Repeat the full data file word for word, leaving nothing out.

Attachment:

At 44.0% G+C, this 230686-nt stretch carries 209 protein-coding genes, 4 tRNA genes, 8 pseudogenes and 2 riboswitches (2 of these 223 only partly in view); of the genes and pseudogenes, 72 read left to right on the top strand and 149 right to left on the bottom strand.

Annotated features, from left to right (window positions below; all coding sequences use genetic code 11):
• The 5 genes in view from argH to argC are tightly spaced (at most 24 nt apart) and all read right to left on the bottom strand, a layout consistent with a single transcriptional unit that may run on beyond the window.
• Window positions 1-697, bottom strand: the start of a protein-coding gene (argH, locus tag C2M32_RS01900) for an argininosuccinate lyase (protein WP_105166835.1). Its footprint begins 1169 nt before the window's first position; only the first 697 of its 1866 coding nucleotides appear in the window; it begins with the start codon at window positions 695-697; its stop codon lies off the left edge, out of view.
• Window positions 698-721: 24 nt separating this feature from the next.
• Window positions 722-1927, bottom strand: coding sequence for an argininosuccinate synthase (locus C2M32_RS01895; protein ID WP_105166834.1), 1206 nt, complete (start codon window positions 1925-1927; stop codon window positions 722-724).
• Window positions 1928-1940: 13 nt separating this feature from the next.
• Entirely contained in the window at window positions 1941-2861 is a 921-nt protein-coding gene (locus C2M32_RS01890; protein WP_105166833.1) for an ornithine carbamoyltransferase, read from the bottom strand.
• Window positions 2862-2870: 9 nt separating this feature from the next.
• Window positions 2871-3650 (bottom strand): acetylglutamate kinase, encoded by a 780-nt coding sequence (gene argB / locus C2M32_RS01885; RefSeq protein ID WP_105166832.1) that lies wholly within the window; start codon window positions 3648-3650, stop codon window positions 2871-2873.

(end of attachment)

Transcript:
At 44.0% G+C, this 230686-nt stretch carries 209 protein-coding genes, 4 tRNA genes, 8 pseudogenes and 2 riboswitches (2 of these 223 only partly in view); of the genes and pseudogenes, 72 read left to right on the top strand and 149 right to left on the bottom strand.

Annotated features, from left to right (window positions below; all coding sequences use genetic code 11):
• The 5 genes in view from argH to argC are tightly spaced (at most 24 nt apart) and all read right to left on the bottom strand, a layout consistent with a single transcriptional unit that may run on beyond the window.
• Window positions 1-697, bottom strand: the start of a protein-coding gene (argH, locus tag C2M32_RS01900) for an argininosuccinate lyase (protein WP_105166835.1). Its footprint begins 1169 nt before the window's first position; only the first 697 of its 1866 coding nucleotides appear in the window; it begins with the start codon at window positions 695-697; its stop codon lies off the left edge, out of view.
• Window positions 698-721: 24 nt separating this feature from the next.
• Window positions 722-1927, bottom strand: coding sequence for an argininosuccinate synthase (locus C2M32_RS01895; protein ID WP_105166834.1), 1206 nt, complete (start codon window positions 1925-1927; stop codon window positions 722-724).
• Window positions 1928-1940: 13 nt separating this feature from the next.
• Entirely contained in the window at window positions 1941-2861 is a 921-nt protein-coding gene (locus C2M32_RS01890; protein WP_105166833.1) for an ornithine carbamoyltransferase, read from the bottom strand.
• Window positions 2862-2870: 9 nt separating this feature from the next.
• Window positions 2871-3650 (bottom strand): acetylglutamate kinase, encoded by a 780-nt coding sequence (gene argB / locus C2M32_RS01885; RefSeq protein ID WP_105166832.1) that lies wholly within the window; start codon window positions 3648-3650, stop codon window positions 2871-2873.